I avoid over- or under-engineering by trying to balance the amount of time I spend investigating and designing with what I can reasonably expect its use and lifetime to be.
Let's say I'm writing a utility that only I will ever use, and I will use it rarely or even just once. If I have a choice between coding up such a utility in Bourne shell or Perl in ten minutes that takes overnight to run, and taking three hours to write an optimized version using sophisticated and difficult algorithms in C++ that runs in one minute... electricity is cheaper than my time.
On the other hand, I've written key components of products that have been used by or affected millions of people over many years. In such instances, it's been worth it to take the time and effort to put a lot of effort into investigation, research, and design, use the absolutely best tools and techniques, and then polish the resulting code to a glossy shine.
There's no set-in-stone way to do this - it's all judgment. And as with all matters of judgment, experience is very helpful, as Aaron Digulla aptly pointed out.
When I started out as a professional software developer twenty-four years ago, I didn't know jack about how to make these decisions. I'd just write code, and if it was too slow or too buggy or something, I'd go back and fix it. But when I did that fix, I'd try to think about how I could have avoided the problem in the first place, and how I could apply that in the future. And I also have tried to listen to other programmers when they talk about problems they ran into and how they fixed them.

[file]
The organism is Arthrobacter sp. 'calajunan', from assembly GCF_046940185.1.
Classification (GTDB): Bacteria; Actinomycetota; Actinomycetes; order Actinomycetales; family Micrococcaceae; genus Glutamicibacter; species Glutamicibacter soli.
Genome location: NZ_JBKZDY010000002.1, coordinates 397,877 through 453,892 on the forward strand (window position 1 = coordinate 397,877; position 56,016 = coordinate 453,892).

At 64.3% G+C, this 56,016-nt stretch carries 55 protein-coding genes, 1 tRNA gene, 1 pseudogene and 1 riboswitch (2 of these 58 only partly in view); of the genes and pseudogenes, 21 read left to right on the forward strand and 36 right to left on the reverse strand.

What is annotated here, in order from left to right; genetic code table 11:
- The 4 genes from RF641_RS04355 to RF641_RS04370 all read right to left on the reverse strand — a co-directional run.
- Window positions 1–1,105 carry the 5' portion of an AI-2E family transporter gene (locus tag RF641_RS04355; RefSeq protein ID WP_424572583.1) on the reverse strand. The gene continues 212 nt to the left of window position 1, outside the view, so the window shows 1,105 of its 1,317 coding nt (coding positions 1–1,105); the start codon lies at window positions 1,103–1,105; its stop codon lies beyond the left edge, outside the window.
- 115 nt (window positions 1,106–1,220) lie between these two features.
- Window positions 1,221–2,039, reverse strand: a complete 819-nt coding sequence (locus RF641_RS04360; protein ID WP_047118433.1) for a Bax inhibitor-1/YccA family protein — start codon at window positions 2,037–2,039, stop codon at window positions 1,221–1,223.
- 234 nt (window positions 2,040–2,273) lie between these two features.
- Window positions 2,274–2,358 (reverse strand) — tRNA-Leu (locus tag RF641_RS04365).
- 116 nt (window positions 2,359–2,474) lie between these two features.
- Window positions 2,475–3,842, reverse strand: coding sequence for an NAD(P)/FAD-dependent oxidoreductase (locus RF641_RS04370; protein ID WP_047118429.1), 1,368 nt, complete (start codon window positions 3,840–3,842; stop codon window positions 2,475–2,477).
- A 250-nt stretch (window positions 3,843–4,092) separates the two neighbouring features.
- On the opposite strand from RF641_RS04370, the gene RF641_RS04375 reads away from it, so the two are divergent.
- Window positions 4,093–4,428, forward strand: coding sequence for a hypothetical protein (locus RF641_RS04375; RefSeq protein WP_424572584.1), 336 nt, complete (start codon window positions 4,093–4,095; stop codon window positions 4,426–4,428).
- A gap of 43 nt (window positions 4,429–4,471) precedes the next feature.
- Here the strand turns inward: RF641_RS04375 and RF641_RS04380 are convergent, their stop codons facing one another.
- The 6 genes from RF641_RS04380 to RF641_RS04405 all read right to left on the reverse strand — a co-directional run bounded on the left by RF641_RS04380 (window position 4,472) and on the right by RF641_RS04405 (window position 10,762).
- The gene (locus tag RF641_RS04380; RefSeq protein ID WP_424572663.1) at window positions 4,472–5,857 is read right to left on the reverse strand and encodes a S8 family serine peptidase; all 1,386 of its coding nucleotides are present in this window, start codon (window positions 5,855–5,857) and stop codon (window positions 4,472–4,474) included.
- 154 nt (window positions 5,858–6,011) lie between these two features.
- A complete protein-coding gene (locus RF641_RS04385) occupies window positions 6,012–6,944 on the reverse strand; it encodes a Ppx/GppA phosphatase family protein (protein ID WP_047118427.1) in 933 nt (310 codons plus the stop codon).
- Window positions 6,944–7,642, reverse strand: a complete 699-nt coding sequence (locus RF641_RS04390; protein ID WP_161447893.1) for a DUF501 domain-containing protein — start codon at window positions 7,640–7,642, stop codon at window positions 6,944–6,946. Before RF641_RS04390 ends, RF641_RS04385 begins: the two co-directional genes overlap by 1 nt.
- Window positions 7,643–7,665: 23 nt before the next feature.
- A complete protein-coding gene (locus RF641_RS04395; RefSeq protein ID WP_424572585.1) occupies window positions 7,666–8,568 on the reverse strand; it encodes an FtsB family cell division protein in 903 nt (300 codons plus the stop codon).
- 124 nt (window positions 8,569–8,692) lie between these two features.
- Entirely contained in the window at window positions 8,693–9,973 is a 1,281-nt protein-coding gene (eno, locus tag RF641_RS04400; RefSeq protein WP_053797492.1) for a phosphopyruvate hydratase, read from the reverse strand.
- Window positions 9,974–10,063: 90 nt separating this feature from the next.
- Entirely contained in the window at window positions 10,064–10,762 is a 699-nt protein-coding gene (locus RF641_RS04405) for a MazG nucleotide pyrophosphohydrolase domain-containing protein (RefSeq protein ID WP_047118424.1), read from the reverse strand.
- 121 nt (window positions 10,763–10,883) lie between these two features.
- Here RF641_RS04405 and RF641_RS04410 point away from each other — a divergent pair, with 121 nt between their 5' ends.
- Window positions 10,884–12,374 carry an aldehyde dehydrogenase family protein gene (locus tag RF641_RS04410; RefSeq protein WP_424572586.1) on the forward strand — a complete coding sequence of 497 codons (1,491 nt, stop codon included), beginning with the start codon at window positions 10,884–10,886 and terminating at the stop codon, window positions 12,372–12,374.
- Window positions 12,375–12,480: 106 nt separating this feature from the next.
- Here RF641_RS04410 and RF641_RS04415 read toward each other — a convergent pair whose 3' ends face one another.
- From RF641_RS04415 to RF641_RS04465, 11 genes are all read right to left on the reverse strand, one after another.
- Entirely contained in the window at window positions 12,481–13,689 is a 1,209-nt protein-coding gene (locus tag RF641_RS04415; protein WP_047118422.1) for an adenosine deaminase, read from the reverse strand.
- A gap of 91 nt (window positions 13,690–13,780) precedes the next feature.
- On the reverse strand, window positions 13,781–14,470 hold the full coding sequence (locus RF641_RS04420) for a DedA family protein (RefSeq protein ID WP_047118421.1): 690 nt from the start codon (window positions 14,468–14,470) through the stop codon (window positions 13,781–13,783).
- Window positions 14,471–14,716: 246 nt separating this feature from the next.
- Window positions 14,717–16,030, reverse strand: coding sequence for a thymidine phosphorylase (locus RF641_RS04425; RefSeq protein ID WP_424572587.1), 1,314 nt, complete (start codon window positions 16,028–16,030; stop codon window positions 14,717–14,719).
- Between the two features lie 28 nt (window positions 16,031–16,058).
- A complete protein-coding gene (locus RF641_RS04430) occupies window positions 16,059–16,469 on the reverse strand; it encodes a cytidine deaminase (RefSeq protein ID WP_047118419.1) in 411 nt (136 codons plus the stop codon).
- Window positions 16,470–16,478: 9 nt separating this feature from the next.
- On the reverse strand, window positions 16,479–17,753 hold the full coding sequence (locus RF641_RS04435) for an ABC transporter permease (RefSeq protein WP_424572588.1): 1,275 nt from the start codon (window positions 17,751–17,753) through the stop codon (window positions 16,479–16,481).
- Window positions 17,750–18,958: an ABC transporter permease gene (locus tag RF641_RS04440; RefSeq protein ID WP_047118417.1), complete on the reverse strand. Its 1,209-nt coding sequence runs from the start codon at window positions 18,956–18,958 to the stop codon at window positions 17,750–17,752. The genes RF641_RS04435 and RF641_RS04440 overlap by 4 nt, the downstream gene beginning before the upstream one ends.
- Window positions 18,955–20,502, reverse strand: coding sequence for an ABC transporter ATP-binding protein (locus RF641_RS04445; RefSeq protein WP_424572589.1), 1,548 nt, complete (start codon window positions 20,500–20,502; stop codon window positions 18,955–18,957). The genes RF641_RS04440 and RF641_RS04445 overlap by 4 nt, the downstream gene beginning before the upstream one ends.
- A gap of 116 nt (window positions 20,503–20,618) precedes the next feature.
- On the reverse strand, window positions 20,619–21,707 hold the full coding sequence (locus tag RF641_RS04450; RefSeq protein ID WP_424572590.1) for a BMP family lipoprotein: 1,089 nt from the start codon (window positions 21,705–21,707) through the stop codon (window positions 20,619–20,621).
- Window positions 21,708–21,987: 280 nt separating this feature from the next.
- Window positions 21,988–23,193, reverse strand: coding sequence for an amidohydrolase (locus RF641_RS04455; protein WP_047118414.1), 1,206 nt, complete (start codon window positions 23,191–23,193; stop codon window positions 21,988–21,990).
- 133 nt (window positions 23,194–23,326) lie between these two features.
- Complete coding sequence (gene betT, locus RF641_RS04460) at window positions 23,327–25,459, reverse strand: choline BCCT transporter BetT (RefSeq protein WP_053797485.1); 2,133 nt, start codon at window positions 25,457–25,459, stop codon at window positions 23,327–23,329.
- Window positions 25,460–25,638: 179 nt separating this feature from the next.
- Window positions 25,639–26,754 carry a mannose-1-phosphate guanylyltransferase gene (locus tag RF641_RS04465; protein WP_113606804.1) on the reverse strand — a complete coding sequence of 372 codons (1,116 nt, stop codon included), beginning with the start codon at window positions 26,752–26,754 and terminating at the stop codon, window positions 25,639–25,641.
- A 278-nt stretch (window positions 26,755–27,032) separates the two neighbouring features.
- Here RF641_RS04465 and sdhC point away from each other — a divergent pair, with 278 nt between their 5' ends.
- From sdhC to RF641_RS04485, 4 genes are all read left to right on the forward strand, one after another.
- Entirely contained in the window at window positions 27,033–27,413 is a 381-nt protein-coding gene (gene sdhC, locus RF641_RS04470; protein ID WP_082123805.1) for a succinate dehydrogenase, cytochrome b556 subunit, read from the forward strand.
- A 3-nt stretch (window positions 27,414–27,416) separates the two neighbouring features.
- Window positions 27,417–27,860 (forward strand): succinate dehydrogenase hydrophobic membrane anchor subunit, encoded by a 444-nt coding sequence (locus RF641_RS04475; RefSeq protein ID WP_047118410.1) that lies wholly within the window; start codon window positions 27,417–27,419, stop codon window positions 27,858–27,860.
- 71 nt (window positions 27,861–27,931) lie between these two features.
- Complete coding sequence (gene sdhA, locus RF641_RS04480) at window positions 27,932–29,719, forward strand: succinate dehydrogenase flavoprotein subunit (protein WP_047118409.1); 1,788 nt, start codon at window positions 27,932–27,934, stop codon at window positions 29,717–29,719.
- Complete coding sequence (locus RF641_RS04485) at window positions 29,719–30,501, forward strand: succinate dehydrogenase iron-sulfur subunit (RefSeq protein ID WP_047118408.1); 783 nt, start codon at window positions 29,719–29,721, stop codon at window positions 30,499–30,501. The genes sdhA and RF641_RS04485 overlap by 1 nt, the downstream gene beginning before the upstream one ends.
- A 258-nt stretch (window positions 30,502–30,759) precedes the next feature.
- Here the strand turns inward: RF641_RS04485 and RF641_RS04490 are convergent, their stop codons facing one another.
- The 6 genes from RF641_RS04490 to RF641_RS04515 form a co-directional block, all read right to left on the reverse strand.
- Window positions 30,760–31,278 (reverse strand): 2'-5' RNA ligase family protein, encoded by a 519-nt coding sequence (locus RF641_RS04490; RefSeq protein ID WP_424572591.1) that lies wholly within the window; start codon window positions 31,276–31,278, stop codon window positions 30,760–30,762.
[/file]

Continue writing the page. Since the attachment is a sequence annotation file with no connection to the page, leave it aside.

Now, many dozens of projects and perhaps millions of lines of code later, there are a lot of design decisions I can make almost instinctively. For instance: "If you're working in C++, and you're facing a problem that some STL template will solve, and you're not constrained to avoid using STL, then that's the way to go. That's because modern STL implementations are highly optimized, and any improvement you could get from writing your own code would just not be worth the effort."
Also, I can just look at a situation and say, "The 10% of the project where we're likely to have problems is here, and here, and here, so that's where we need to concentrate our research and design effort. And the other 90%, let's just make it work however we can do it." And it works out pretty well.
So keep coding, and keep improving your code, and keep learning from other software developers and from your own experience. If you continue paying attention and thinking about things, increasing software design mastery will come over time.